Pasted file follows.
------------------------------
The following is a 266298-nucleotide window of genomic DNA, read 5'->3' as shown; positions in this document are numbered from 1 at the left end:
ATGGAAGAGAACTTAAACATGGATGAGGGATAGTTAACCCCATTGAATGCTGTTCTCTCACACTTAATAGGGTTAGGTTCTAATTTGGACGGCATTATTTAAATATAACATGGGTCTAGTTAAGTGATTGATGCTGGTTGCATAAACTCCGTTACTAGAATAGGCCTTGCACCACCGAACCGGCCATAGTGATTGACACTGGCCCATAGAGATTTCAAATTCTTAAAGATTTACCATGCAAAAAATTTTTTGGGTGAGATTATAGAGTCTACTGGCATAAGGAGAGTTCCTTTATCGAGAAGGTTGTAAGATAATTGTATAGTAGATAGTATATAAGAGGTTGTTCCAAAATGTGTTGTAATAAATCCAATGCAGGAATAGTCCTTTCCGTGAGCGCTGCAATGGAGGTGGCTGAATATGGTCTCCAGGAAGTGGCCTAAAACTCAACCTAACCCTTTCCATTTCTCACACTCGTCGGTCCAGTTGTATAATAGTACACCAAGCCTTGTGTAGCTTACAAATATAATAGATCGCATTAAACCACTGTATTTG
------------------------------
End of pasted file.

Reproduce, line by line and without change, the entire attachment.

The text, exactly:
The following is a 266298-nucleotide window of genomic DNA, read 5'->3' as shown; positions in this document are numbered from 1 at the left end:
ATGGAAGAGAACTTAAACATGGATGAGGGATAGTTAACCCCATTGAATGCTGTTCTCTCACACTTAATAGGGTTAGGTTCTAATTTGGACGGCATTATTTAAATATAACATGGGTCTAGTTAAGTGATTGATGCTGGTTGCATAAACTCCGTTACTAGAATAGGCCTTGCACCACCGAACCGGCCATAGTGATTGACACTGGCCCATAGAGATTTCAAATTCTTAAAGATTTACCATGCAAAAAATTTTTTGGGTGAGATTATAGAGTCTACTGGCATAAGGAGAGTTCCTTTATCGAGAAGGTTGTAAGATAATTGTATAGTAGATAGTATATAAGAGGTTGTTCCAAAATGTGTTGTAATAAATCCAATGCAGGAATAGTCCTTTCCGTGAGCGCTGCAATGGAGGTGGCTGAATATGGTCTCCAGGAAGTGGCCTAAAACTCAACCTAACCCTTTCCATTTCTCACACTCGTCGGTCCAGTTGTATAATAGTACACCAAGCCTTGTGTAGCTTACAAATATAATAGATCGCATTAAACCACTGTATTTG